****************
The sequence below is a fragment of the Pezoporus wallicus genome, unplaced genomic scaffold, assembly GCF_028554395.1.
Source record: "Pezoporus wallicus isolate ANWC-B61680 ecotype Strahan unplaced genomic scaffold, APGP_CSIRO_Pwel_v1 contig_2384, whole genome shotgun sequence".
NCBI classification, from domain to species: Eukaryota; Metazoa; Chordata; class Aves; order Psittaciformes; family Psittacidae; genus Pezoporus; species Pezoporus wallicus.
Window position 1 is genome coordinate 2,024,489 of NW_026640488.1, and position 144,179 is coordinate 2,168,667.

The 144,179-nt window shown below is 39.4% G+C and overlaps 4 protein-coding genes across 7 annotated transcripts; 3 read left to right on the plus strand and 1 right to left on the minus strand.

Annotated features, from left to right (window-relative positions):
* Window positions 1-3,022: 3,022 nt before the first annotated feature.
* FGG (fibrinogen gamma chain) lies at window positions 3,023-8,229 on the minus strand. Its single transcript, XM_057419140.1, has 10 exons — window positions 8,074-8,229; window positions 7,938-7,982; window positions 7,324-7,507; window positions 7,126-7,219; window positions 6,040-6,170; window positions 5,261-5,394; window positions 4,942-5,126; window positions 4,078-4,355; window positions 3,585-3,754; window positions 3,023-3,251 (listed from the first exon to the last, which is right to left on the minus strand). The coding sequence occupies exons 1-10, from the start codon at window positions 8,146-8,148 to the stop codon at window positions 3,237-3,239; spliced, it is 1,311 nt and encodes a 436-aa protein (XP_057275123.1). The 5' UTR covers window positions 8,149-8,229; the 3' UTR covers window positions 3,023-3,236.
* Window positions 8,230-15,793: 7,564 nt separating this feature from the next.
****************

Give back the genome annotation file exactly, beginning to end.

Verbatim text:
The sequence below is a fragment of the Pezoporus wallicus genome, unplaced genomic scaffold, assembly GCF_028554395.1.
Source record: "Pezoporus wallicus isolate ANWC-B61680 ecotype Strahan unplaced genomic scaffold, APGP_CSIRO_Pwel_v1 contig_2384, whole genome shotgun sequence".
NCBI classification, from domain to species: Eukaryota; Metazoa; Chordata; class Aves; order Psittaciformes; family Psittacidae; genus Pezoporus; species Pezoporus wallicus.
Window position 1 is genome coordinate 2,024,489 of NW_026640488.1, and position 144,179 is coordinate 2,168,667.

The 144,179-nt window shown below is 39.4% G+C and overlaps 4 protein-coding genes across 7 annotated transcripts; 3 read left to right on the plus strand and 1 right to left on the minus strand.

Annotated features, from left to right (window-relative positions):
* Window positions 1-3,022: 3,022 nt before the first annotated feature.
* FGG (fibrinogen gamma chain) lies at window positions 3,023-8,229 on the minus strand. Its single transcript, XM_057419140.1, has 10 exons — window positions 8,074-8,229; window positions 7,938-7,982; window positions 7,324-7,507; window positions 7,126-7,219; window positions 6,040-6,170; window positions 5,261-5,394; window positions 4,942-5,126; window positions 4,078-4,355; window positions 3,585-3,754; window positions 3,023-3,251 (listed from the first exon to the last, which is right to left on the minus strand). The coding sequence occupies exons 1-10, from the start codon at window positions 8,146-8,148 to the stop codon at window positions 3,237-3,239; spliced, it is 1,311 nt and encodes a 436-aa protein (XP_057275123.1). The 5' UTR covers window positions 8,149-8,229; the 3' UTR covers window positions 3,023-3,236.
* Window positions 8,230-15,793: 7,564 nt separating this feature from the next.